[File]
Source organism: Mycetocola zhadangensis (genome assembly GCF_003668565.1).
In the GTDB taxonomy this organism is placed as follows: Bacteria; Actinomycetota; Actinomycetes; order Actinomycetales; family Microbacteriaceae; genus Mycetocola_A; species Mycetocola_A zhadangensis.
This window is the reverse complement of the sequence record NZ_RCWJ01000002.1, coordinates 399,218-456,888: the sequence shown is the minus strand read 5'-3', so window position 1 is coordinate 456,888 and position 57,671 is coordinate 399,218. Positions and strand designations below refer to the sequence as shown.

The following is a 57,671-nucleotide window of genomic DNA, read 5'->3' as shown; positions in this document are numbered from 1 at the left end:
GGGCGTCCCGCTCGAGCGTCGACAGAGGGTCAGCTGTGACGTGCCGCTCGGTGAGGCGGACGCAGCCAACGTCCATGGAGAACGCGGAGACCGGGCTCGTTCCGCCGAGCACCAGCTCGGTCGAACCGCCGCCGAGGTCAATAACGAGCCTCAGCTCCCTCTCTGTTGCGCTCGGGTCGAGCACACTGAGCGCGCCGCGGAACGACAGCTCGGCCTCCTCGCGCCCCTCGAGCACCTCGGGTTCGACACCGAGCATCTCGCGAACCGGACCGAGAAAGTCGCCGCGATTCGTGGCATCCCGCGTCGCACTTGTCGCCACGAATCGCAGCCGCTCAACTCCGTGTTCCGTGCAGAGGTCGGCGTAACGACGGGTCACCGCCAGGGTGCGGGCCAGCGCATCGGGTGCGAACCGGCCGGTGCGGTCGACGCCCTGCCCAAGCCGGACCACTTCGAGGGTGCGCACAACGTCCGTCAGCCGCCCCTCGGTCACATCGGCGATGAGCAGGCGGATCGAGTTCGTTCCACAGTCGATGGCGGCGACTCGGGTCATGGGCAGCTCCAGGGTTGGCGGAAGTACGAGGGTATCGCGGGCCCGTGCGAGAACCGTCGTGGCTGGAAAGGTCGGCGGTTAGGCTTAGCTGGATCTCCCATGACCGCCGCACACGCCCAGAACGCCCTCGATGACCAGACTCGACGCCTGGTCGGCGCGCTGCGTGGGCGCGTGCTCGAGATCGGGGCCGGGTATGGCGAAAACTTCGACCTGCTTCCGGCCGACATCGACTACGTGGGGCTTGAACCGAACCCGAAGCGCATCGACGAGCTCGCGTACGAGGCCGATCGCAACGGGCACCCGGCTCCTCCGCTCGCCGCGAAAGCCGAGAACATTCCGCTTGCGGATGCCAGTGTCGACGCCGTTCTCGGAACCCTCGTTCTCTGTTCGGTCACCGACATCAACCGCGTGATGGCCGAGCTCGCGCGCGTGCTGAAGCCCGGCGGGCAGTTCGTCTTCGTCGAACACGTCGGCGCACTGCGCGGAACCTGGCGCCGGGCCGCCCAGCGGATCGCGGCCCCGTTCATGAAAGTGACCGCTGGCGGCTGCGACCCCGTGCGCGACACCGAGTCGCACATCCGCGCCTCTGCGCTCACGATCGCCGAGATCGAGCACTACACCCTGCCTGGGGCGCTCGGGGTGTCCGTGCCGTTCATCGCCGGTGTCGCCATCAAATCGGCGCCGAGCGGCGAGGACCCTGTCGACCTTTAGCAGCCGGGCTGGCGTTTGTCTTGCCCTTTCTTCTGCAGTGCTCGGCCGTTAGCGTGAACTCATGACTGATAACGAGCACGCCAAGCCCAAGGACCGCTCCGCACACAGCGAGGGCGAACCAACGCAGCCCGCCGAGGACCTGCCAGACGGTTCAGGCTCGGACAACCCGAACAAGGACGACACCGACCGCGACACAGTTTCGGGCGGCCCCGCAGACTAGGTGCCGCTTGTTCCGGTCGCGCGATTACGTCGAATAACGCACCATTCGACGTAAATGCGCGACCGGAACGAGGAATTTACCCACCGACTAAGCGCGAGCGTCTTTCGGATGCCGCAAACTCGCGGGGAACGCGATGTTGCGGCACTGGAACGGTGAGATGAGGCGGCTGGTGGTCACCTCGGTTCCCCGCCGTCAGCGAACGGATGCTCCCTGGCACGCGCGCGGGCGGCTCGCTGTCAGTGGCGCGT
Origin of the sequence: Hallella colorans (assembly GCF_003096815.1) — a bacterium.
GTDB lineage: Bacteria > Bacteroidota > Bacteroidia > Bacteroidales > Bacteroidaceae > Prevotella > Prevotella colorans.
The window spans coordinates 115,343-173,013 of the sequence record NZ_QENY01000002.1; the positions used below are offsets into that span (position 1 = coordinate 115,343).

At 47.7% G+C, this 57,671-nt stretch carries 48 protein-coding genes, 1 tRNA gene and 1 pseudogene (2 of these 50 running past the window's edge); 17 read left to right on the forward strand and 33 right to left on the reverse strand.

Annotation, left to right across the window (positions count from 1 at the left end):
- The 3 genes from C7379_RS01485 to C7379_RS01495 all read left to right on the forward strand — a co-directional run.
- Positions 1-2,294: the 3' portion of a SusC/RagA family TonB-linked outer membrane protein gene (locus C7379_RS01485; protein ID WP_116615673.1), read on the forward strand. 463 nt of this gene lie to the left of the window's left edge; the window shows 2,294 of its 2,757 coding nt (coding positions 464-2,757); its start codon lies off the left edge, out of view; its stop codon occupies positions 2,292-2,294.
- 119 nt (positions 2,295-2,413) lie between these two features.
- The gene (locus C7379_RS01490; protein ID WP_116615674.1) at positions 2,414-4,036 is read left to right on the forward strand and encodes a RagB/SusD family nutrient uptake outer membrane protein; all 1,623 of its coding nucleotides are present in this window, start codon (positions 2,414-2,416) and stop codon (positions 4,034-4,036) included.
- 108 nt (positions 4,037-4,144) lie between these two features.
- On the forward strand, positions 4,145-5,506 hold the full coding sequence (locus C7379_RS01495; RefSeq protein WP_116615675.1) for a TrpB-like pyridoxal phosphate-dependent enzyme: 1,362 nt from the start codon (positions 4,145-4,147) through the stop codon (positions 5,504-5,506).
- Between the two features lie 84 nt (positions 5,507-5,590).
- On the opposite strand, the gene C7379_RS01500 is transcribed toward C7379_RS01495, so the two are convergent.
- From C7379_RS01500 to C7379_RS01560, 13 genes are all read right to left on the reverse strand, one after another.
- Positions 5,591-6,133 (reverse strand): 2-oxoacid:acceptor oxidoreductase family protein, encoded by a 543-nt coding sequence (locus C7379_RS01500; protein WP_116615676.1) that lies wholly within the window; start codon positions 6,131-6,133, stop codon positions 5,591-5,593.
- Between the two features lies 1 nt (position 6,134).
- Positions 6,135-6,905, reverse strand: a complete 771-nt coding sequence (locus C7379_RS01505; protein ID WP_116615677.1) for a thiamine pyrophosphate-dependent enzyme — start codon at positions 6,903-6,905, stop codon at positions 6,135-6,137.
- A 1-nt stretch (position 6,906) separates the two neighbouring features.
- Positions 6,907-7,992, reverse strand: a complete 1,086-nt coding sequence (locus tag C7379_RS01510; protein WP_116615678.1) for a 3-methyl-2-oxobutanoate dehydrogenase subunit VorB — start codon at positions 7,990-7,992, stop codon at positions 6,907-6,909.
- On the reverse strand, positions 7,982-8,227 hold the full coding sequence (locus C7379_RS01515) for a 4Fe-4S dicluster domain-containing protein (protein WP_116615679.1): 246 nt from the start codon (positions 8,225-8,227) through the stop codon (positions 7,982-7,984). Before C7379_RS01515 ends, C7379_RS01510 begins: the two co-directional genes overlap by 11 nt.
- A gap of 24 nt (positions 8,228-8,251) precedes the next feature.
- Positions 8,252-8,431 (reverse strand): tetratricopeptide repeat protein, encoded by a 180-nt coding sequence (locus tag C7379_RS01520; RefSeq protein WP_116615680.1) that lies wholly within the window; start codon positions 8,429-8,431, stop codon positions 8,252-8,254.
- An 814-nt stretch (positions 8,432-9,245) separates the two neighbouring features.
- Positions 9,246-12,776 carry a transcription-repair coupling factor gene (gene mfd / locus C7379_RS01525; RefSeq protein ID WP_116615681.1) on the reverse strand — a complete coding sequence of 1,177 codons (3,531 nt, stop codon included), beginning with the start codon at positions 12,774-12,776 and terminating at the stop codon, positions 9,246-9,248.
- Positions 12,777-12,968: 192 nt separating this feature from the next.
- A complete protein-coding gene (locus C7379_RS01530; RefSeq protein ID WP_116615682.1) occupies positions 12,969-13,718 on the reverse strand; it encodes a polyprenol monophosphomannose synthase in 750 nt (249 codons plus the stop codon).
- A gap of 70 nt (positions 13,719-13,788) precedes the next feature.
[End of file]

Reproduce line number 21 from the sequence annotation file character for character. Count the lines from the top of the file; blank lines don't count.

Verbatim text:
- Between the two features lies 1 nt (position 6,134).